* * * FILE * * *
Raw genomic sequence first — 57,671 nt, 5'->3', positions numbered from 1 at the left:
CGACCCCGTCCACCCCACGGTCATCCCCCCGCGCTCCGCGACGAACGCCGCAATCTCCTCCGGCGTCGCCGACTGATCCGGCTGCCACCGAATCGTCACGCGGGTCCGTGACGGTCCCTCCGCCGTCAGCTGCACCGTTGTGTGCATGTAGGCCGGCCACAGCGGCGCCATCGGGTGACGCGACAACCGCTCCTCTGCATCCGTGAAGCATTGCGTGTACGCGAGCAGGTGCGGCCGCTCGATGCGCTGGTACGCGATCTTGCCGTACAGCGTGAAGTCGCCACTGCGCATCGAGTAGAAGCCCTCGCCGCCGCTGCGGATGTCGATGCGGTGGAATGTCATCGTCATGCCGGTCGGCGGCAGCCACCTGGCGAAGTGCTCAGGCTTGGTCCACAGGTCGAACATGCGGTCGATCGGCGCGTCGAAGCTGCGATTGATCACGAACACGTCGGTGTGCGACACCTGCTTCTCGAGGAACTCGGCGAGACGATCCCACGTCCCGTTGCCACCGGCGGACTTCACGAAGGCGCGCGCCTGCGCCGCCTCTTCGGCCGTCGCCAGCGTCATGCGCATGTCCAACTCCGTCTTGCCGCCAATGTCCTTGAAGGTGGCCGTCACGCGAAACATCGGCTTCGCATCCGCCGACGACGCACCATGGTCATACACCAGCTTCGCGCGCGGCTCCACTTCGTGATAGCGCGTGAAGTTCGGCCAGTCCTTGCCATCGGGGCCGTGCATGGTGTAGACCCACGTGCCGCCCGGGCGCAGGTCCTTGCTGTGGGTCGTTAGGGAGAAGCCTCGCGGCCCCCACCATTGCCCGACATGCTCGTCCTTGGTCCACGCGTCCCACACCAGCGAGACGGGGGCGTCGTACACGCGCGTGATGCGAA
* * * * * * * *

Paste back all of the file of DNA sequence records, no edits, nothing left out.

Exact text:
Raw genomic sequence first — 57,671 nt, 5'->3', positions numbered from 1 at the left:
CGACCCCGTCCACCCCACGGTCATCCCCCCGCGCTCCGCGACGAACGCCGCAATCTCCTCCGGCGTCGCCGACTGATCCGGCTGCCACCGAATCGTCACGCGGGTCCGTGACGGTCCCTCCGCCGTCAGCTGCACCGTTGTGTGCATGTAGGCCGGCCACAGCGGCGCCATCGGGTGACGCGACAACCGCTCCTCTGCATCCGTGAAGCATTGCGTGTACGCGAGCAGGTGCGGCCGCTCGATGCGCTGGTACGCGATCTTGCCGTACAGCGTGAAGTCGCCACTGCGCATCGAGTAGAAGCCCTCGCCGCCGCTGCGGATGTCGATGCGGTGGAATGTCATCGTCATGCCGGTCGGCGGCAGCCACCTGGCGAAGTGCTCAGGCTTGGTCCACAGGTCGAACATGCGGTCGATCGGCGCGTCGAAGCTGCGATTGATCACGAACACGTCGGTGTGCGACACCTGCTTCTCGAGGAACTCGGCGAGACGATCCCACGTCCCGTTGCCACCGGCGGACTTCACGAAGGCGCGCGCCTGCGCCGCCTCTTCGGCCGTCGCCAGCGTCATGCGCATGTCCAACTCCGTCTTGCCGCCAATGTCCTTGAAGGTGGCCGTCACGCGAAACATCGGCTTCGCATCCGCCGACGACGCACCATGGTCATACACCAGCTTCGCGCGCGGCTCCACTTCGTGATAGCGCGTGAAGTTCGGCCAGTCCTTGCCATCGGGGCCGTGCATGGTGTAGACCCACGTGCCGCCCGGGCGCAGGTCCTTGCTGTGGGTCGTTAGGGAGAAGCCTCGCGGCCCCCACCATTGCCCGACATGCTCGTCCTTGGTCCACGCGTCCCACACCAGCGAGACGGGGGCGTCGTACACGCGCGTGATGCGAA